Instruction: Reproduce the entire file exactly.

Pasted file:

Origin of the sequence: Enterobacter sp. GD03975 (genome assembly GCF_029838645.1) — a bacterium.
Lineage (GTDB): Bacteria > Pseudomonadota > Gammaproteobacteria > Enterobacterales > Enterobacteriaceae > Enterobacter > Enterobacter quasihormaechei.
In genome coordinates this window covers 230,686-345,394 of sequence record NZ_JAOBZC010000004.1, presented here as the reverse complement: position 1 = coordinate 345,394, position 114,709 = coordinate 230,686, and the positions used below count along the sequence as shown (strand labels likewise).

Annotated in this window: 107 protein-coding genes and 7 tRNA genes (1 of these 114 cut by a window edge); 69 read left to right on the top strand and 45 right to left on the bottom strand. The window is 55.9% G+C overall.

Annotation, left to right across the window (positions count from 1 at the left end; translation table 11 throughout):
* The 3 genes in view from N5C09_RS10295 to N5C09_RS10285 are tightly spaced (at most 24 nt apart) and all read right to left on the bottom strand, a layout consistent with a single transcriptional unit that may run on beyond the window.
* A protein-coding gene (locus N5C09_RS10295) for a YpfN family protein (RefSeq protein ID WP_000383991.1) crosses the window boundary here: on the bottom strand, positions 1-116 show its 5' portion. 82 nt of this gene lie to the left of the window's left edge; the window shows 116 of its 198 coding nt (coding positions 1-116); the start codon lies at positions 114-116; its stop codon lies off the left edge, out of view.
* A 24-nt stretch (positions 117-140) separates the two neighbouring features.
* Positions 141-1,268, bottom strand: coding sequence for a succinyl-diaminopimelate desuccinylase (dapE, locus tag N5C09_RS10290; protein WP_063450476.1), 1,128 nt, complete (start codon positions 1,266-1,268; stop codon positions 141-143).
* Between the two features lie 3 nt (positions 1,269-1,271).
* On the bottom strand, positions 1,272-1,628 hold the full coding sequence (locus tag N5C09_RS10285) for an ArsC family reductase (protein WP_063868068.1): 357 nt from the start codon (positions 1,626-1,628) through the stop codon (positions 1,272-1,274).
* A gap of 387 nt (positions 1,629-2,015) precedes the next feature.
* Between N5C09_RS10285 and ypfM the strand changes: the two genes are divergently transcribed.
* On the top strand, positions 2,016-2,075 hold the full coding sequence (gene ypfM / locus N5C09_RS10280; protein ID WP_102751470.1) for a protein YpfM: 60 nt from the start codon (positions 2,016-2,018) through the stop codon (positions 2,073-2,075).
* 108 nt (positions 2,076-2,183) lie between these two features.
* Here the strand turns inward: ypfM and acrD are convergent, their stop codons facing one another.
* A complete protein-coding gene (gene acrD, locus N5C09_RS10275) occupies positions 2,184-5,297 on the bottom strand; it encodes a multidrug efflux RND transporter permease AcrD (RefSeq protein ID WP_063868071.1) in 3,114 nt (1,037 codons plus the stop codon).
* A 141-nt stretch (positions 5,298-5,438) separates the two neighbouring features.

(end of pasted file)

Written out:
Origin of the sequence: Enterobacter sp. GD03975 (genome assembly GCF_029838645.1) — a bacterium.
Lineage (GTDB): Bacteria > Pseudomonadota > Gammaproteobacteria > Enterobacterales > Enterobacteriaceae > Enterobacter > Enterobacter quasihormaechei.
In genome coordinates this window covers 230,686-345,394 of sequence record NZ_JAOBZC010000004.1, presented here as the reverse complement: position 1 = coordinate 345,394, position 114,709 = coordinate 230,686, and the positions used below count along the sequence as shown (strand labels likewise).

Annotated in this window: 107 protein-coding genes and 7 tRNA genes (1 of these 114 cut by a window edge); 69 read left to right on the top strand and 45 right to left on the bottom strand. The window is 55.9% G+C overall.

Annotation, left to right across the window (positions count from 1 at the left end; translation table 11 throughout):
* The 3 genes in view from N5C09_RS10295 to N5C09_RS10285 are tightly spaced (at most 24 nt apart) and all read right to left on the bottom strand, a layout consistent with a single transcriptional unit that may run on beyond the window.
* A protein-coding gene (locus N5C09_RS10295) for a YpfN family protein (RefSeq protein ID WP_000383991.1) crosses the window boundary here: on the bottom strand, positions 1-116 show its 5' portion. 82 nt of this gene lie to the left of the window's left edge; the window shows 116 of its 198 coding nt (coding positions 1-116); the start codon lies at positions 114-116; its stop codon lies off the left edge, out of view.
* A 24-nt stretch (positions 117-140) separates the two neighbouring features.
* Positions 141-1,268, bottom strand: coding sequence for a succinyl-diaminopimelate desuccinylase (dapE, locus tag N5C09_RS10290; protein WP_063450476.1), 1,128 nt, complete (start codon positions 1,266-1,268; stop codon positions 141-143).
* Between the two features lie 3 nt (positions 1,269-1,271).
* On the bottom strand, positions 1,272-1,628 hold the full coding sequence (locus tag N5C09_RS10285) for an ArsC family reductase (protein WP_063868068.1): 357 nt from the start codon (positions 1,626-1,628) through the stop codon (positions 1,272-1,274).
* A gap of 387 nt (positions 1,629-2,015) precedes the next feature.
* Between N5C09_RS10285 and ypfM the strand changes: the two genes are divergently transcribed.
* On the top strand, positions 2,016-2,075 hold the full coding sequence (gene ypfM / locus N5C09_RS10280; protein ID WP_102751470.1) for a protein YpfM: 60 nt from the start codon (positions 2,016-2,018) through the stop codon (positions 2,073-2,075).
* 108 nt (positions 2,076-2,183) lie between these two features.
* Here the strand turns inward: ypfM and acrD are convergent, their stop codons facing one another.
* A complete protein-coding gene (gene acrD, locus N5C09_RS10275) occupies positions 2,184-5,297 on the bottom strand; it encodes a multidrug efflux RND transporter permease AcrD (RefSeq protein ID WP_063868071.1) in 3,114 nt (1,037 codons plus the stop codon).
* A 141-nt stretch (positions 5,298-5,438) separates the two neighbouring features.